of disc space height at L3- 4 through L5-S1, with no significant disc bulge, herniation, or canal stenosis. (Tr. 196). Plaintiff was seen by Dr. John Pace on January 14, 2002 with complaints of low back pain right greater than left, with no radicular pain. (Tr. 182). Dr. Pace indicated there was no radicular pain, a tender S/I joint, negative straight leg raise testing, and normal motor power at 5/5. (Tr. 182). On January 21, 2002, Plaintiff had a bone scan which showed a slight increase in activity at L3 compatible with arthritis, but no other significant abnormality. (Tr. 178). Plaintiff had a follow up visit with Dr. Pace on February 4, 2002. (Tr. 177). Dr. Pace indicated Plaintiff's lumbar osteoarthritis improved with Celebrex. (Tr. 177). On December 11, 2004, Plaintiff was examined by Dr. Thomas Minnich for low back pain. (Tr. 155). Plaintiff denied radiation of pain into her legs or numbness. (Tr. 155). Dr. Minnich indicated Plaintiff's left leg was positive on straight leg raising testing, and she was tender to palpation in the left paralumbar region of her back. (Tr. 155). Plaintiff was told too follow-up with a primary care physician and advised to avoid bending, lifting, and prolonged sitting. (Tr.155). On April 28, 2006, Plaintiff was examined at St. Joseph's Rehabilitation Services for a Functional Capacity Evaluation. (Tr. 204-221). The report determined Plaintiff retained the capacity to lift and carry in the light work category and retained light strength category RFC. (Tr. 210). The report indicated Plaintiff might have difficulty maintaining work activities that required frequent bending, stooping, or prolonged walking, standing, and sitting. (Tr. 210). The report found Plaintiff's pain rating index score of 52 tended to suggest Plaintiff might be exaggerating her symptoms. (Tr. 205). Also, other testing of grip strength and isometric strength revealed inconsistent efforts. (Tr. 206, 208). The ALJ also noted that no physician placed any functional restrictions on Plaintiff's 9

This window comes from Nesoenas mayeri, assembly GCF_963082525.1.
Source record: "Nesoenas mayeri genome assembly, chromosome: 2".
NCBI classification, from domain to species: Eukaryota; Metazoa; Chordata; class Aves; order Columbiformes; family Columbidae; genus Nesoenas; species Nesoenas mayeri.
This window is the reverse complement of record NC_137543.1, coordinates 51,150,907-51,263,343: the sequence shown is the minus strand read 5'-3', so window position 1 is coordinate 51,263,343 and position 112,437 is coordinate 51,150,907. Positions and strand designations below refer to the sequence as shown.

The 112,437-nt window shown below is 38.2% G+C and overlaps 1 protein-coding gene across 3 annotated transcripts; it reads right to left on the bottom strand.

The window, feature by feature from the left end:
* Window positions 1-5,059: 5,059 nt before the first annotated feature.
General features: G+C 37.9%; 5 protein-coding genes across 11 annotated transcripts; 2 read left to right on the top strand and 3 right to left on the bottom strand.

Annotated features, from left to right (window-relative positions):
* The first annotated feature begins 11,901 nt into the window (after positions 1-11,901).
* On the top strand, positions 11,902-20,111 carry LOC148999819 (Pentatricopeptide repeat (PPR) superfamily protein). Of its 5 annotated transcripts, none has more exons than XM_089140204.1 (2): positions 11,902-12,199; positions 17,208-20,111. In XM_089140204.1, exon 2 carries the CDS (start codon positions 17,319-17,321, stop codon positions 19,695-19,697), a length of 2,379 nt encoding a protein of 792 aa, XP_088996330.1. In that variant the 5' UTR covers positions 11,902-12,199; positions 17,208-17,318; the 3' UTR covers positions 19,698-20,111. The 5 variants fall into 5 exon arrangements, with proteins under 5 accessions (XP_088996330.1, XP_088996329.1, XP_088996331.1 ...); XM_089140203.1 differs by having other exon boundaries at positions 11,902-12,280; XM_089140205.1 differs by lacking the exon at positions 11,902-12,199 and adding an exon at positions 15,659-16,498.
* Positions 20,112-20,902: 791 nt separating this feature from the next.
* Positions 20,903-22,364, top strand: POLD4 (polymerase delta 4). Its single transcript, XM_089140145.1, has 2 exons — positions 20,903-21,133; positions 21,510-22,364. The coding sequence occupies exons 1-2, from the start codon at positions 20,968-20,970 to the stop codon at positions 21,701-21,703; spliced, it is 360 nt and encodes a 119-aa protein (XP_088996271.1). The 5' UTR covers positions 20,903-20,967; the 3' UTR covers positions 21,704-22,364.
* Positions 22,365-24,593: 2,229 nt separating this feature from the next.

activities that would preclude Plaintiff from performing a wide range of sedentary work. (Tr. 17). Plaintiff has the burden of establishing her claimed RFC. See Goff v. Barnhart, 421 F.3d 785, 790 (8th Cir. 2005) (quoting Eichelberger v. Barnhart, 390 F.3d 584, 590 (8th Cir. 2004)). Because Plaintiff has not met her burden in this case and because the ALJ's RFC determination is supported by sufficient medical evidence, this Court finds that the ALJ's RFC determination should be affirmed. 4. Conclusion: Based on the foregoing, the undersigned finds that the decision of the ALJ, denying benefits to Plaintiff, is supported by substantial evidence and should be affirmed. A judgment incorporating these findings will be entered pursuant to Federal Rules of Civil Procedure 52 and 58. ENTERED this 20th day of July, 2010. /s/ Barry A. Bryant HON. BARRY A. BRYANT U.S. MAGISTRATE JUDGE